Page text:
Please don't take any of this to mean that you should accept abusive and angry behavior being directed at you-- you shouldn't.

I don't want to get personal, but I am fascinated that you have a relationship with his mother and that the two of you are communicating about your boyfriend and his SA. I'm assuming this is okay with your boyfriend? Have you always been able to talk to her or is this a post-disclosure development? I know that would never be in the realm of possibility for me and my boyfriend's mom.

Dawn, please keep reading and asking questions. We are always here to listen and support you.


#62071 - 10/03/04 11:18 PM Re: also a girlfriend of a survivor
Lloydy Offline
Administrator Emeritus
Registered: 04/17/02
Posts: 7071
Loc: England Shropshire
you don't sound like a quitter, and that's a big plus for your boyfirend.

One of the things I've come to realise is that we Survivors don't react well to being pushed into anything, the abuse was 'pushed' onto us, we're not easily pushed around any more.
But I get the feeling you know that already.

What it probably means for you though is you're going to have to stick at his pace of doing things.
If he knows therapy is there, then when he's ready he'll go, and it's the same for most help.
It's also something we need to process at our speed and in our own way.

I'm painting a good picture for you here am I?
But don't despair, what he needs is trusting, loving and supporting. He needs to know that when he's ready to talk and needs a shoulder to cry on then someone's there, and "you're it"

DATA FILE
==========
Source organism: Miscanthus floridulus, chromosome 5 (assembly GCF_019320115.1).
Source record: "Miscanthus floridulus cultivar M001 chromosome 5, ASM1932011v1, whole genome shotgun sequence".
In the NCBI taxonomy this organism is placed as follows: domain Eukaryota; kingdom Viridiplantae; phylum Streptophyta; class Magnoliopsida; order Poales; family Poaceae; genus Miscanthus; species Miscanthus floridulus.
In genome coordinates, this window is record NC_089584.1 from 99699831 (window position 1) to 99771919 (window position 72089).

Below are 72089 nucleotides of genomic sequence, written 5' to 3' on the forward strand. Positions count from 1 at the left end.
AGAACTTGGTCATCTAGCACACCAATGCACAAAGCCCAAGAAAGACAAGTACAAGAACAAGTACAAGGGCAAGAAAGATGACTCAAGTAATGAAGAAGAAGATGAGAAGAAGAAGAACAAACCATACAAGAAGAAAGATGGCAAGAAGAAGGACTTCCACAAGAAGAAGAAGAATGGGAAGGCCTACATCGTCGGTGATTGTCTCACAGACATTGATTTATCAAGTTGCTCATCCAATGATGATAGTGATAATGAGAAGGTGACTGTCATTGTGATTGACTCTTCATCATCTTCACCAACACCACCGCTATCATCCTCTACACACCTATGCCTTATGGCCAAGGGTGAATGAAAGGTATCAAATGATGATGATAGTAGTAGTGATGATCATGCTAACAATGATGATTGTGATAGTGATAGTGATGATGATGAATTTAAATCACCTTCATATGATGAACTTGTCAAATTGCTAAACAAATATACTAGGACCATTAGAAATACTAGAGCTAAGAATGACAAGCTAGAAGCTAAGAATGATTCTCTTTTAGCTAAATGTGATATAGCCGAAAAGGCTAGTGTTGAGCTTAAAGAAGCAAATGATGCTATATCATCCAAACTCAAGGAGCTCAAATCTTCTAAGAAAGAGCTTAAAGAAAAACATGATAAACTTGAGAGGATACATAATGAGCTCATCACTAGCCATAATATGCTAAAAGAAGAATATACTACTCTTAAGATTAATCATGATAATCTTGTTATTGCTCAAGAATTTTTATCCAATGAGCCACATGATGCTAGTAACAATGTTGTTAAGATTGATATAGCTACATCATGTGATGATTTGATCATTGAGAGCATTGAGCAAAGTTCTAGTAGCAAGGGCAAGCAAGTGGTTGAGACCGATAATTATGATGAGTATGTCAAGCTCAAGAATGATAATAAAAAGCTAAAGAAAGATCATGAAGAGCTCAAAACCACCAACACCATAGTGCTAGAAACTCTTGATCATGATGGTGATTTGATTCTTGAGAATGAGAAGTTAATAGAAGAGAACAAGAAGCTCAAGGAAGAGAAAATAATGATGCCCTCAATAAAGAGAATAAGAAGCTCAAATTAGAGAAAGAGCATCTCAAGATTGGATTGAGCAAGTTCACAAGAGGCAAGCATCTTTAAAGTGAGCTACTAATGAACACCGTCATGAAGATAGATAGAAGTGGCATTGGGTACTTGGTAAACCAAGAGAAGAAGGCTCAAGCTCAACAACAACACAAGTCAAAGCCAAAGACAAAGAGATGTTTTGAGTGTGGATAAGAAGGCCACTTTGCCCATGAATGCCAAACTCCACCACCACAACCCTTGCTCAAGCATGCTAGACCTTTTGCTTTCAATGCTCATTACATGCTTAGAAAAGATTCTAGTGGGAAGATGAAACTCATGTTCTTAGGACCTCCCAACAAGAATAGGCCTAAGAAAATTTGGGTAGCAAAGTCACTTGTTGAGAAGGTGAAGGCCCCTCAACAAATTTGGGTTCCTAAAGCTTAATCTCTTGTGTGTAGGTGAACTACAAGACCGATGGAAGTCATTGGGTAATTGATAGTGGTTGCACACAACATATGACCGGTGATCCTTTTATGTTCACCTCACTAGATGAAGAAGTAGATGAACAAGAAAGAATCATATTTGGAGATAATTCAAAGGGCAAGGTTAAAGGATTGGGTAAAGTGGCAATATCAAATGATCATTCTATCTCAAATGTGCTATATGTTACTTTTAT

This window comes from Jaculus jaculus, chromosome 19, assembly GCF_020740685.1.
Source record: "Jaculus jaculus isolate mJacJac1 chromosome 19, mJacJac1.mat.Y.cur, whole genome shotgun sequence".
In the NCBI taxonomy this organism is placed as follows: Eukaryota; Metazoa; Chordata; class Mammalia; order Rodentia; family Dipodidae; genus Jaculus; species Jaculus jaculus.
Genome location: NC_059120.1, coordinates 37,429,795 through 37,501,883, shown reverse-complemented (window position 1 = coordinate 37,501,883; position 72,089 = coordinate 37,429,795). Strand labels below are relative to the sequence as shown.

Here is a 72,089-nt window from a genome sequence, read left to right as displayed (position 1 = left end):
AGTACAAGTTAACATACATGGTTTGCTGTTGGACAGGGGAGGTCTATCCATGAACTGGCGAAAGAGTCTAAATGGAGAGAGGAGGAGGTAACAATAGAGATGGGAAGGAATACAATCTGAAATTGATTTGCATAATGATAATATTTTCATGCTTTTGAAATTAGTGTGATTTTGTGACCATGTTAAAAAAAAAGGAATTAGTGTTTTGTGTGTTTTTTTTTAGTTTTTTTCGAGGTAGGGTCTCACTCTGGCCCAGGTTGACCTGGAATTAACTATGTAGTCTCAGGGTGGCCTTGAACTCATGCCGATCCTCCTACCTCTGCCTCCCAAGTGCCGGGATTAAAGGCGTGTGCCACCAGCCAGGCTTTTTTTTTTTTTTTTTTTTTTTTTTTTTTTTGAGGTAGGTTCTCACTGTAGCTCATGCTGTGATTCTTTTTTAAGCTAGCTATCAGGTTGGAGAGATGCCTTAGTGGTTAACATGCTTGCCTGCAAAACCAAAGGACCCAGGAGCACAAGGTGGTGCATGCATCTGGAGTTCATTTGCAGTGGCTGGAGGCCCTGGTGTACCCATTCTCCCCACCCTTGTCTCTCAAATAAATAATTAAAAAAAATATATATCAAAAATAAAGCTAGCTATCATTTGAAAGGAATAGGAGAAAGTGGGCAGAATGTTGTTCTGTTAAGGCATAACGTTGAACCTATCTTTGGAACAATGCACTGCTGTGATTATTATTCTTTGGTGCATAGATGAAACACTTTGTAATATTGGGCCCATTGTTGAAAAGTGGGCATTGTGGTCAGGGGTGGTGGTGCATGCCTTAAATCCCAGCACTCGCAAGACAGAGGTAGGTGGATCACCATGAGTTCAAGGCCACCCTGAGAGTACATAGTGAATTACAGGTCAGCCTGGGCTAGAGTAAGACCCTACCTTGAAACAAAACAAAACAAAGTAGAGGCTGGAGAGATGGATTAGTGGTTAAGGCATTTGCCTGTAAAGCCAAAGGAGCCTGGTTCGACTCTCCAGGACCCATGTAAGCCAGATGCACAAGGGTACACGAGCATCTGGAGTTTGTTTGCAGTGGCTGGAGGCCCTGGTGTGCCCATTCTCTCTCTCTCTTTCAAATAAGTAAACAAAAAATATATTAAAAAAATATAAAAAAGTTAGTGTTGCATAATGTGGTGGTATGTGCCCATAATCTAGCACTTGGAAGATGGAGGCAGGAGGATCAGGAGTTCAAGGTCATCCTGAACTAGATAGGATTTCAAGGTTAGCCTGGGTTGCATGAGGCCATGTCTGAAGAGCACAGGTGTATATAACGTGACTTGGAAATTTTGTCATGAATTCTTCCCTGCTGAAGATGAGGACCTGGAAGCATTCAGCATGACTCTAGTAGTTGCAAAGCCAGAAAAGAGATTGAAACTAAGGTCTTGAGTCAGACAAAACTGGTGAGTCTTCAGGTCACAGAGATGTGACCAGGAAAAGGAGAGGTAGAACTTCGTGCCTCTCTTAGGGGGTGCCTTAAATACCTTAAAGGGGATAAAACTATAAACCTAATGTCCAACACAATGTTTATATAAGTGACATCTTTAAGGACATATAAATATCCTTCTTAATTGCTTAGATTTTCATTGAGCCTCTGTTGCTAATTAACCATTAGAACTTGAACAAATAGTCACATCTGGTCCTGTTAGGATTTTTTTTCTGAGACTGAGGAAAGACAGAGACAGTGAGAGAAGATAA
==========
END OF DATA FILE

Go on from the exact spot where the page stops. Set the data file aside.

We're a difficult bunch of people to deal with, we have many and varied problems. Most of them out of place in a relationship it seems at times.
But love conquers all, or so they say.
I still struggle with gay-porn, but it's maybe once a month tops now, and not a daily obsession.
I also acted out sexually with other men, but I don't anymore.
My wife knows about both things, and we've been married for 30 years now.
Her support is total, I'm a VERY lucky man. Sometimes her understanding of my behaviours gets a bit wobbly, but she asks me and I tell her.
But we didn't get here overnight! It was a long and difficult time for us.

Never underestimate the support you can offer, and if you don't understand ask, ask here if you don't feel he's ready to answer.
But you're doing that aren't you?

Number one thing to remember.
Look after yourself, take no crap and make sure your health, pysically and mentally, don't suffer because of his problems.
If you're strong then he's going to turn to you.

Take care, and come here as often as you need and ask whatever you want.

Go confidently in the direction of your dreams! Live the life you've imagined. As you simplify your life, the laws of the universe will be simpler.
Henry David Thoreau